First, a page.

After leaving Virginia in 2007, Renee Bach set up a private non-governmental organisation called Serving His Children (SHC) in eastern Uganda.
She is accused of leading parents of children in her care to believe she was a doctor despite having no medical training.
Ms Bach allegedly took children suffering from malnutrition from local hospitals and “treated” them at her facility.
Claims have since emerged more than 100 children died while receiving treatment at her non-government organisation, according to AllAfrica.
Two mothers have launched legal action against Ms Bach after their children died at her facility, claiming the US missionary was responsible for their deaths.
Ms Bach’s alleged deception is outlined in a statement released by the Initiative in January of this year.
“The mothers allege that they were led to believe that Ms. Renee Bach was a ‘medical doctor’ and that her home was a ‘medical facility’,” the statement reads.
Ms Bach was often seen around the facility wearing a white coat and stethoscope and often administered medication to children.
However, when their children died, the women were informed Ms Bach had no medical training and the District Health Officer had closed Ms Bach’s facility in 2015 and ordered her to not offer anymore treatment to children.
But even after being ordered to shut down, Ms Bach still continued to treat severely ill children that needed proper medical attention.
“The Women’s Probono Initiative and the two women are thus alleging that the actions of Renee and SHC led to the death of hundreds of children amounting to violations of human rights,” the statement reads.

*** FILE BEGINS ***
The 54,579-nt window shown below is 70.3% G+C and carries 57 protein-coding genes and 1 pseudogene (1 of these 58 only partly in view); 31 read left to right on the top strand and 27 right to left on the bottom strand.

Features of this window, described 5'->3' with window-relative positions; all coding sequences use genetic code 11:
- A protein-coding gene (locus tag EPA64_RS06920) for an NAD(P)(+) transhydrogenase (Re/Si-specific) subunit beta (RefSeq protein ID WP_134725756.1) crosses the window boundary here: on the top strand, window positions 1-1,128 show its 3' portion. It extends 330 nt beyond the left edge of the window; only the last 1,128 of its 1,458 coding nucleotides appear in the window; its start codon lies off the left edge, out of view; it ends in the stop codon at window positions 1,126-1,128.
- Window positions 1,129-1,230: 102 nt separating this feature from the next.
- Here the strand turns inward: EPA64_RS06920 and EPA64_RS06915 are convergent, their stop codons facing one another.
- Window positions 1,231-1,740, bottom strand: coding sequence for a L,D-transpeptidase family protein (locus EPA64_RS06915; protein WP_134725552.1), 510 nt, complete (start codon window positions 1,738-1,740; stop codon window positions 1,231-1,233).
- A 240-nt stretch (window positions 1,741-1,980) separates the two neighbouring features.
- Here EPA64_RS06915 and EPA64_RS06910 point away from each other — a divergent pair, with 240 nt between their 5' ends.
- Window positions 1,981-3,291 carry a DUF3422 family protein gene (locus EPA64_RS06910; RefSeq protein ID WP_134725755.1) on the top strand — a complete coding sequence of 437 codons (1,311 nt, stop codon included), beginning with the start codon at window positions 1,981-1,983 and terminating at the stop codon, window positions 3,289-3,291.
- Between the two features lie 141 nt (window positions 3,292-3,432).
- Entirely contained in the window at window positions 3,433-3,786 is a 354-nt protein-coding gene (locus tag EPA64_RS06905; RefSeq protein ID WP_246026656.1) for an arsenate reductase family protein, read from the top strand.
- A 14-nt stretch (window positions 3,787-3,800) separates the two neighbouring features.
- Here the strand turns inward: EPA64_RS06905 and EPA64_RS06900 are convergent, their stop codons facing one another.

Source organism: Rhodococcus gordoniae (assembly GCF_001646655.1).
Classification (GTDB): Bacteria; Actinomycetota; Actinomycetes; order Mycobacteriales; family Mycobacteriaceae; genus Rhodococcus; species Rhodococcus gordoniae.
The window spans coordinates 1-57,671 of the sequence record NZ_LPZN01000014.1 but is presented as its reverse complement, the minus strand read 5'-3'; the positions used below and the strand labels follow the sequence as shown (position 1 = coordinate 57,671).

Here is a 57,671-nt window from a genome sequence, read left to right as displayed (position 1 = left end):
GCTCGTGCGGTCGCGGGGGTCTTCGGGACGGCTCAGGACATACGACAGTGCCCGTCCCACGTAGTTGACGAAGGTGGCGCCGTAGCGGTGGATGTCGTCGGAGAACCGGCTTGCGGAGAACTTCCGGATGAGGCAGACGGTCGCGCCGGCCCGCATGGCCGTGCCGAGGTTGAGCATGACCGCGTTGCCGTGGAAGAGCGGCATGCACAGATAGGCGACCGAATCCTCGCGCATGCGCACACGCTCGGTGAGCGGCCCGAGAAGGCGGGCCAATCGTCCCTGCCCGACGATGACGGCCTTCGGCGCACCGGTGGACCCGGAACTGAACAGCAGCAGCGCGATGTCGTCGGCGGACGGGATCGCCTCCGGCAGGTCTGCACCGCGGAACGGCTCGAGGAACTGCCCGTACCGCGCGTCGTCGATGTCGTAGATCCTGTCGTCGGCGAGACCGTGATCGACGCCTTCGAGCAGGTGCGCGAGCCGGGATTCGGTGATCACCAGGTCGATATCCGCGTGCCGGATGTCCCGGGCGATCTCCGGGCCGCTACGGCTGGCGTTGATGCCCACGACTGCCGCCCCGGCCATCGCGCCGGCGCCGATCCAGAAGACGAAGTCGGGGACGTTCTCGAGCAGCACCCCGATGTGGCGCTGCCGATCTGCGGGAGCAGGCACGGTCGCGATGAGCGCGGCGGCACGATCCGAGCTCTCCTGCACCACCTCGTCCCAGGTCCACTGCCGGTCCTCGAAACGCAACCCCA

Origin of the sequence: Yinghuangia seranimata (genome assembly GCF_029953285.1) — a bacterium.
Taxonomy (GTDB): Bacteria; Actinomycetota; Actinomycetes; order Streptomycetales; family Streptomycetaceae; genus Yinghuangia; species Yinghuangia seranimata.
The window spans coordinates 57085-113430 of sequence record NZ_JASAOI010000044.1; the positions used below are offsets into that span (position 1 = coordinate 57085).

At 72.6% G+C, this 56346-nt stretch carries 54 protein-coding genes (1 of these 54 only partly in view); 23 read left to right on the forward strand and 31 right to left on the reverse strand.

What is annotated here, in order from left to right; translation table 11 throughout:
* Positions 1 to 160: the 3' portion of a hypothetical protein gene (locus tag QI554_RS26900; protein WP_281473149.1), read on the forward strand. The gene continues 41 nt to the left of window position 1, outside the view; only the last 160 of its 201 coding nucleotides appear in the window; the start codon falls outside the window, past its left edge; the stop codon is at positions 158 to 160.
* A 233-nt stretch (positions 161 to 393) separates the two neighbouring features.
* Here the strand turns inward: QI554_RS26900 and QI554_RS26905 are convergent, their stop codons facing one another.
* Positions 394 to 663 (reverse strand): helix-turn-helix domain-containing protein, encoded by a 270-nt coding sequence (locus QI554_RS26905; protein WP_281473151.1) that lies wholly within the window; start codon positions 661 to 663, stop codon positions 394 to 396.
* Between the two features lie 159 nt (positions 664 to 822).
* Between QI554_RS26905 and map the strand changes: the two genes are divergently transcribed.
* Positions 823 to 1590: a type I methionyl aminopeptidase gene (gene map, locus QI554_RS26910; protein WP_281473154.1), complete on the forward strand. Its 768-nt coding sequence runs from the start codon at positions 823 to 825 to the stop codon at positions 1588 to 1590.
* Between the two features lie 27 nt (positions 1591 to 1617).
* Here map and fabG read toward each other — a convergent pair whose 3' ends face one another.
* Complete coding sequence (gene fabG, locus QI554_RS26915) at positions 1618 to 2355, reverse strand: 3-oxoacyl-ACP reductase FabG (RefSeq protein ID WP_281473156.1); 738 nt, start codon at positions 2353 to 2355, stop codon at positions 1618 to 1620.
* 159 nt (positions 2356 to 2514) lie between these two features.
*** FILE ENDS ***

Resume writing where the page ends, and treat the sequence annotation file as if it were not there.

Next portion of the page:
The complainants are asking the Jinja High Court in Uganda to shut down SHC.
Now-deleted blog posts, which were attributed to Ms Bach, describe instances of where she claims to have rendered medical treatment to children.
In one post she described how she treated a nine-month-old baby that had been brought to the facility barely alive.
“I hooked the baby up to oxygen and got to work … I took her temperature, started an IV, checked her blood sugar, tested for malaria and looked at her HB count,” the post read.
Despite this, the SHC has denied Ms Bach ever claimed to be a medical professional or caused the death of a child.
In response to a 2018 article accusing Ms Bach of “playing doctor”, the SCH said: “At no time has our founder, Renee Bach, presented herself as a medical professional, experimented on or caused the death of any child.”
The organisation also stated Ms Bach only provided assistance to medical staff when asked and was only in an administrative role with SCH.
Since the allegations against Ms Bach have been brought forward, a group called No White Saviors have taken to social media to warn others about the US missionary and bring awareness to the case.
One post showed a photo of a girl with visible scars, claiming she was the child Ms Bach wrote about treating in a blog post.
“Some of #ReneeBach‘s victims are still alive. This is Patricia, left permanently disfigured after a botched blood transfusion performed by Renee. She didn’t crossmatch the blood, because she’s not a medical professional, child had horrible reaction & now lives with these scars,” No White Saviors wrote online.
The group also shared a photo of a young boy who appeared to be disfigured.
“This is Maasai. He has been left with irreversible physical and mental disabilities because of #ReneeBach’s botched medical experimentation. Former staff and the family of Maasai report that Renee Bach was the one to treating their child at @servinghis,” the post read.
Ms Bach’s current whereabouts are unknown, with reports showing she failed to attend her court date in Jinja in March 2019.
A US missionary has been accused of lying about being a medical professional while treating children in Uganda after more than 100 babies allegedly died at her facility.